Are boutique distributions a bag of hurt for new users?
We love a good underdog, but sometimes our excitement gets the best of us and we recommend something that’s not appropriate for a switcher to land on.
Plus some quick thoughts on the beating open source is taking as fallout from the Heartbleed bug.
- Recent discussions on LUP about switching
- End of XP brings this to front of mind.
Ubuntu 14.04 this Sunday on LAS. The big dog on the desktop.
These smaller, boutique distros are great for experienced enthusiasts.
Sending users from the worlds most deployed desktop operating system to a niche distribution of a niche desktop operating system is a recipe for failure.
- Support community is always smaller.
- Random poorly crafted Google searches are less likely to show distro relevant results.
Long term viability of really small teams is always questionable. Larger distros even if corporate backers or the large community dropped it – the code would go on. Smaller distros that’s not always the case.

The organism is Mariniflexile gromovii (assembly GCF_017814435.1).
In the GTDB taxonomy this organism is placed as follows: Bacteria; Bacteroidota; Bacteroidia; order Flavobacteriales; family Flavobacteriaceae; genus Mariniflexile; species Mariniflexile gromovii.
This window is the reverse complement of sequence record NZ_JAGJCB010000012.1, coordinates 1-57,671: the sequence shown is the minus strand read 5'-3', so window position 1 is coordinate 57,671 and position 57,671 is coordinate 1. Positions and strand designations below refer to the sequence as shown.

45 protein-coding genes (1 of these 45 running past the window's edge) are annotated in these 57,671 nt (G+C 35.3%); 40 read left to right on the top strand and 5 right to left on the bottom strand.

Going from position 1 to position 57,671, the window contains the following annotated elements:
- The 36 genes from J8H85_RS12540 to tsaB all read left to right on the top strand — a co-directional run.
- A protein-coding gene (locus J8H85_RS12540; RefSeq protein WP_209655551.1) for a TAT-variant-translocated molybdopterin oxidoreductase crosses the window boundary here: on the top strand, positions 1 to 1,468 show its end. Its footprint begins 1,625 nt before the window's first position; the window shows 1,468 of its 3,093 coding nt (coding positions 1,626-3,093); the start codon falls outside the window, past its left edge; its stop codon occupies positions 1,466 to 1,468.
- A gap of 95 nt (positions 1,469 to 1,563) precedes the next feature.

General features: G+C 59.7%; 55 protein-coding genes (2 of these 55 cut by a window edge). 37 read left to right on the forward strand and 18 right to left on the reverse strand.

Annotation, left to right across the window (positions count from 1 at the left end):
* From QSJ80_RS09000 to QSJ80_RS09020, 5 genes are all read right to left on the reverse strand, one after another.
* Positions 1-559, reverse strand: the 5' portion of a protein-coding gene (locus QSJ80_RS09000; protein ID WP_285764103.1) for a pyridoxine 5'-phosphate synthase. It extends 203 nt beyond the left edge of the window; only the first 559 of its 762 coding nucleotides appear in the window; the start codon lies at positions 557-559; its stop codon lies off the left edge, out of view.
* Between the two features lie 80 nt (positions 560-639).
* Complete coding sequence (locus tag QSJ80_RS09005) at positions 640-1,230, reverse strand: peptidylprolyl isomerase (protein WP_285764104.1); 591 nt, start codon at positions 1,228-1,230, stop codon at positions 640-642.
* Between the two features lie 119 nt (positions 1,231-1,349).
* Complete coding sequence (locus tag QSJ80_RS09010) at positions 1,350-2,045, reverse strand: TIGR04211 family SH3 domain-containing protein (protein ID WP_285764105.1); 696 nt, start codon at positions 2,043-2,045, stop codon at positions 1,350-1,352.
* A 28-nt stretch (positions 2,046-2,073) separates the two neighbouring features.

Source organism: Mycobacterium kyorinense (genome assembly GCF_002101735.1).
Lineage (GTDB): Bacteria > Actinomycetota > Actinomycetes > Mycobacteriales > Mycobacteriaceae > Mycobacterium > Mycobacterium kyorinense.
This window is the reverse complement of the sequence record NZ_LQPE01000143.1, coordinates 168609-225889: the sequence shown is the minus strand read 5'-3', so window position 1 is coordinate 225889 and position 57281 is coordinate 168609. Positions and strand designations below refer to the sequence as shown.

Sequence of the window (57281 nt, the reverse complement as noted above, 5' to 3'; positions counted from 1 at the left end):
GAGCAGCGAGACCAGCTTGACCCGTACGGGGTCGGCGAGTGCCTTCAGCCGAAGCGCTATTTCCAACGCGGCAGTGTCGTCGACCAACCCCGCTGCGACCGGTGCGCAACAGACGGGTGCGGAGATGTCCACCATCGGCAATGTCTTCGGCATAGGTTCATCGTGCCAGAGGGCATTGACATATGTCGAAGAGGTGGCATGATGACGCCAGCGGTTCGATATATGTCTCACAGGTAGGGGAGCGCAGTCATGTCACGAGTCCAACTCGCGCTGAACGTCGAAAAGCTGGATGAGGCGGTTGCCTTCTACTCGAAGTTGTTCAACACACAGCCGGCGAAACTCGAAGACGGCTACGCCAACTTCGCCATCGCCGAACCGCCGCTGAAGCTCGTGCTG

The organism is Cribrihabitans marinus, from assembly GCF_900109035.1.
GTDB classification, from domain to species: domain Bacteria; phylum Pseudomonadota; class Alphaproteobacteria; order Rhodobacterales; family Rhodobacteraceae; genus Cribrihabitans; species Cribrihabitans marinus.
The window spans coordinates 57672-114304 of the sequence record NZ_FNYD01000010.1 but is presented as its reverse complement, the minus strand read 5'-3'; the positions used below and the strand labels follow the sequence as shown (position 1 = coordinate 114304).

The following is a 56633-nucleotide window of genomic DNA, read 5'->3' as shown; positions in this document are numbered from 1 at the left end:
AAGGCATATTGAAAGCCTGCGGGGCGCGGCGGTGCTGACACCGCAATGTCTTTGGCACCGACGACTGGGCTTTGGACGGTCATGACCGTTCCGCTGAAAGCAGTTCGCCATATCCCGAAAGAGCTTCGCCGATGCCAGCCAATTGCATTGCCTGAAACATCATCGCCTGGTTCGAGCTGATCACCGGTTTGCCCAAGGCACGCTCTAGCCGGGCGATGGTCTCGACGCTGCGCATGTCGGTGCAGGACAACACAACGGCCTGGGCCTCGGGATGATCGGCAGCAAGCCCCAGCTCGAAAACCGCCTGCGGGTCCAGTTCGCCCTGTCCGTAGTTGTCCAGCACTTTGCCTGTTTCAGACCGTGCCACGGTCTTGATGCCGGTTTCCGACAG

Do these concerns apply to the more esoteric desktops, ie Cinnamon, MATE?
Heartbleed Butt Hurt
- OSS name getting dragged through the mud.
- Why are we not focused on the patch turn around time?
Ability to audit future code.
A week after the Heartbleed OpenSSL vulnerability wreaked havoc across the web, the conversation is shifting from reaction to reflection. The discussion is no longer about what to do now, but what can be done to prevent another Heartbleed from happening in the future. In other words, we’re entering the blame game chapter in this saga.
Everyone just assumed that OpenSSL must be perfectly safe because, well OpenSSL has a reputation for being safe, therefore it was safe. Developers, website developers, security experts, one and all, it seems no one ever thought to actually use those eyeballs that successful open source relies upon to check the code to see if it really was safe.
Open source does not provide a meaningful inherent security benefit for OpenSSL and it may actually discourage some important testing techniques. Also, panhandling is not a good business model for important software like OpenSSL.
Security experts acknowledge that open source is the best model for crypto, so how do we drive improvements to the model for creating security-critical infrastructure?